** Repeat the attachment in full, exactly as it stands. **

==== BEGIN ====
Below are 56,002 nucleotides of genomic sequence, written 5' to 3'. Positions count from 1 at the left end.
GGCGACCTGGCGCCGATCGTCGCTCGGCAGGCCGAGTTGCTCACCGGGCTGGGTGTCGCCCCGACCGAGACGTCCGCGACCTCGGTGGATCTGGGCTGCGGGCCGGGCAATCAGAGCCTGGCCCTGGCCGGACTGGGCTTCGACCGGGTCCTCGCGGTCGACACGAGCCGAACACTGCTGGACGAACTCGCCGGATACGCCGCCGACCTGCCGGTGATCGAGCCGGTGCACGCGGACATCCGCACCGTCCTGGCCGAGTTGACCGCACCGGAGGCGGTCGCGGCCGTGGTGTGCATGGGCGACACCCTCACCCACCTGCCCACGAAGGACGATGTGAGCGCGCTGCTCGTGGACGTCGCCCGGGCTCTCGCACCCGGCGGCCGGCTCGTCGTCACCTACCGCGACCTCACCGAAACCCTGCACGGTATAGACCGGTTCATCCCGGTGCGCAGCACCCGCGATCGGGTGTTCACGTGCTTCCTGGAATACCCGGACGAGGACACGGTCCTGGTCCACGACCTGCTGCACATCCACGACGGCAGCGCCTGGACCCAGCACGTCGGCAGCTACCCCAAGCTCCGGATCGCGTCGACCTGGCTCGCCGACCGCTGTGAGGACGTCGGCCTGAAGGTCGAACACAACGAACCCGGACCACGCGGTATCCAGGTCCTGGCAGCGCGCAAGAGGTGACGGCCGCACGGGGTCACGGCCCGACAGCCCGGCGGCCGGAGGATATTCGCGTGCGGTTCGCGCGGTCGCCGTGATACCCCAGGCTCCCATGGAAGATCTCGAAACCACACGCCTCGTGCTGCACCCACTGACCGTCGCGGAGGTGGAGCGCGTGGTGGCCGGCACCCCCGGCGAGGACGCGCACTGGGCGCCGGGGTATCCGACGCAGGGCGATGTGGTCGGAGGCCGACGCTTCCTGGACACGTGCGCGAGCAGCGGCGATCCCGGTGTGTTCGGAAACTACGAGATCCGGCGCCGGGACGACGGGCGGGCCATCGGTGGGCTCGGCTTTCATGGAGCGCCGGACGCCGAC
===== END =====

Below are 56,002 nucleotides of genomic sequence, written 5' to 3'. Positions count from 1 at the left end.
GGCGACCTGGCGCCGATCGTCGCTCGGCAGGCCGAGTTGCTCACCGGGCTGGGTGTCGCCCCGACCGAGACGTCCGCGACCTCGGTGGATCTGGGCTGCGGGCCGGGCAATCAGAGCCTGGCCCTGGCCGGACTGGGCTTCGACCGGGTCCTCGCGGTCGACACGAGCCGAACACTGCTGGACGAACTCGCCGGATACGCCGCCGACCTGCCGGTGATCGAGCCGGTGCACGCGGACATCCGCACCGTCCTGGCCGAGTTGACCGCACCGGAGGCGGTCGCGGCCGTGGTGTGCATGGGCGACACCCTCACCCACCTGCCCACGAAGGACGATGTGAGCGCGCTGCTCGTGGACGTCGCCCGGGCTCTCGCACCCGGCGGCCGGCTCGTCGTCACCTACCGCGACCTCACCGAAACCCTGCACGGTATAGACCGGTTCATCCCGGTGCGCAGCACCCGCGATCGGGTGTTCACGTGCTTCCTGGAATACCCGGACGAGGACACGGTCCTGGTCCACGACCTGCTGCACATCCACGACGGCAGCGCCTGGACCCAGCACGTCGGCAGCTACCCCAAGCTCCGGATCGCGTCGACCTGGCTCGCCGACCGCTGTGAGGACGTCGGCCTGAAGGTCGAACACAACGAACCCGGACCACGCGGTATCCAGGTCCTGGCAGCGCGCAAGAGGTGACGGCCGCACGGGGTCACGGCCCGACAGCCCGGCGGCCGGAGGATATTCGCGTGCGGTTCGCGCGGTCGCCGTGATACCCCAGGCTCCCATGGAAGATCTCGAAACCACACGCCTCGTGCTGCACCCACTGACCGTCGCGGAGGTGGAGCGCGTGGTGGCCGGCACCCCCGGCGAGGACGCGCACTGGGCGCCGGGGTATCCGACGCAGGGCGATGTGGTCGGAGGCCGACGCTTCCTGGACACGTGCGCGAGCAGCGGCGATCCCGGTGTGTTCGGAAACTACGAGATCCGGCGCCGGGACGACGGGCGGGCCATCGGTGGGCTCGGCTTTCATGGAGCGCCGGACGCCGAC